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A little more than a decade after global warming, gradually disappearing rain forests and endangered species ruled our collective conscience, new concerns have started to dominate our concerns: pesticides, mad cow disease, e-coli genetically modified foods, fungicides, growth hormones and food safety.
In this first decade of the 21st century, food safety is the environmental issue (75 percent of North Americans claim to be concerned about the wholesomeness of the food they consume). Even a larger percentage is concerned about processed food, yet a huge proportion of the population buys processed and prepared food due to time constraints. These days, people are time poor but cash rich. Considering the fact that in the recent past more ground beef had to be recalled than anytime before 1990 shows how vulnerable we all are.
It used to be that food manufacturers wanting to export to Canada had to pass stringent health inspections carried out by specially trained officials before they were allowed to ship a unit of their product, but this policy has been relaxed. Also every slaughterhouse had to have an inspector (provincial or federal) but this policy has been relaxed in most cases.
These days the North American consumer has more opportunity to sample food from different part of the world. You can now buy haricot beans from Kenya, Kiwi from New Zealand, Israel, Chile, or Italy, pineapple from Thailand, herbs from Costa Rica, avocados from the Caribbean, avocado oil from New Zealand, papayas from Brazil, okra from India and mangoes from Central, America oysters from France, swordfish from Chile, cod from Norway and even dried fish from Maldives. Some of these foods may be contaminated due to illegal means of irrigation with untreated sewage.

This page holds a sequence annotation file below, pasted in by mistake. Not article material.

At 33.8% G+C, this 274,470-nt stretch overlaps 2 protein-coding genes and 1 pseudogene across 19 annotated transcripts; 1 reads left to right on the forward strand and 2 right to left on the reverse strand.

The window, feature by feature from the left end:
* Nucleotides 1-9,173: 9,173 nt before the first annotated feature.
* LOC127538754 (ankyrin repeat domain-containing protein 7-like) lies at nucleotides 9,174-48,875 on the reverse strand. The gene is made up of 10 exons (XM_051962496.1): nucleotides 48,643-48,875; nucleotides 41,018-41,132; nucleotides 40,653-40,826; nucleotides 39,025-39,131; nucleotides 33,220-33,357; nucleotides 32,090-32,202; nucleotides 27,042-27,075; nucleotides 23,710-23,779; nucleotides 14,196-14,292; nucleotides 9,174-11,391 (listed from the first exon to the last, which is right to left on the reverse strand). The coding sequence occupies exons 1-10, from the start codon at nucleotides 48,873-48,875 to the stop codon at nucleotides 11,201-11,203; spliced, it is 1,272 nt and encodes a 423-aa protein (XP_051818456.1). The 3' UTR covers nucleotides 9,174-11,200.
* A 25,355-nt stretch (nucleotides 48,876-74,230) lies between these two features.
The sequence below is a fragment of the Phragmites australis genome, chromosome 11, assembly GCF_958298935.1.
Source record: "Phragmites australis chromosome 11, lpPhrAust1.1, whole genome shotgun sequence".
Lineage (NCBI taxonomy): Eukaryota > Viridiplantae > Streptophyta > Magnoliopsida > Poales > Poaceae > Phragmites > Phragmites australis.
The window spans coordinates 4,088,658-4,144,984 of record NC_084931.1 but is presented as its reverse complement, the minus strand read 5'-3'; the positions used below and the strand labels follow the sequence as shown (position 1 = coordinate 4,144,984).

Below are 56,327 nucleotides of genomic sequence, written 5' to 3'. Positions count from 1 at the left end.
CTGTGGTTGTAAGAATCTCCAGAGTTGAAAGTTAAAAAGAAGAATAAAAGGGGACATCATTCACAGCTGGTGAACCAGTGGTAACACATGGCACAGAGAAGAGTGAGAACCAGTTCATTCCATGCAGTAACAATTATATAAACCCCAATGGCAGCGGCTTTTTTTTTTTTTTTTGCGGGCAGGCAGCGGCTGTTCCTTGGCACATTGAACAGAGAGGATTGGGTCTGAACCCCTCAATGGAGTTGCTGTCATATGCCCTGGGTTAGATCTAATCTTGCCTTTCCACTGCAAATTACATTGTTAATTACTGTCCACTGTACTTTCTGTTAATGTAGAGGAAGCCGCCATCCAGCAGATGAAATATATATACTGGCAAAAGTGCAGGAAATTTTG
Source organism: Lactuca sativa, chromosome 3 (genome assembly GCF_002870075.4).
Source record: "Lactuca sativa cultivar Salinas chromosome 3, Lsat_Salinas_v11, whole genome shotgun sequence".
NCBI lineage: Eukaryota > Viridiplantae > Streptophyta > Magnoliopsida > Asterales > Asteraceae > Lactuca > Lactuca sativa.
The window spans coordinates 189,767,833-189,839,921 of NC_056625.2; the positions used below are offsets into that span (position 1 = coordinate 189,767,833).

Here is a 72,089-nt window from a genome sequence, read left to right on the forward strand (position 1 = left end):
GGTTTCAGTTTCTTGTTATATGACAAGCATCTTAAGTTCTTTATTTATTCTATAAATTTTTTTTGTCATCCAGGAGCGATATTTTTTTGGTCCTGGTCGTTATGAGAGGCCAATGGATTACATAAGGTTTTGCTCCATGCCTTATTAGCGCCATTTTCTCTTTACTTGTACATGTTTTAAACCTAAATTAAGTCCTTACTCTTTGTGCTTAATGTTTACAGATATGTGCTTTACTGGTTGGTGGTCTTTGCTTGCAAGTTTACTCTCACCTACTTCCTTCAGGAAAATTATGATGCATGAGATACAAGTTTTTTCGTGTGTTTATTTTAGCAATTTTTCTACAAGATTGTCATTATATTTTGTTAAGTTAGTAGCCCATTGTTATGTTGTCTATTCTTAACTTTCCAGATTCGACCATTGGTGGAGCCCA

Restaurants are just one link in the food-supply chain; their role against food borne illness is crucial. In Canada approximately 10,000 cases of food borne diseases are reported annually, of which 30 percent result in death. The Atlanta based Centre of Disease Control (CDC) estimates that about 70 percent of all food borne illness outbreaks occur in foodservice operation compared to 20 percent traced to homes. Food processors account for three percent but this figure is increasing.
It is obvious that the restaurant industry particularly the fast food industry must train all food handlers more vigorously, hire healthy individuals and take every possible precaution to serve wholesome foods. This will cost but it better to be safe than sorry.
I can recall a few ago the Jack-in-the-Box tragedy that cost millions and even more in lost business and reputation. All equipment and literature are readily available at affordable cost. Managers just need to implement a well thought out education seminar, then maintain standards.
Ingesting food that has been contaminated by bacteria, viruses, parasites or chemicals causes food borne illness. Food-safety hazards can be introduced into food service operations in a number of ways, such as food, equipment, supplies and customers. The hazards may be biological (bacteria, viruses, parasites and fungi); chemical (cleaning supplies, pesticides, and food additives); or physical (dirt, broken glass and crockery that accidentally get into food).
Diseases can also be spread by cross-contamination, which is the transfer of harmful substances or microorganisms to food by a variety of means. Utensils, washcloths, and human hands can contaminate ready-to-eat foods. Contamination can also occur via food-to-food, such as when thawing meats drip on ready-to-eat foods.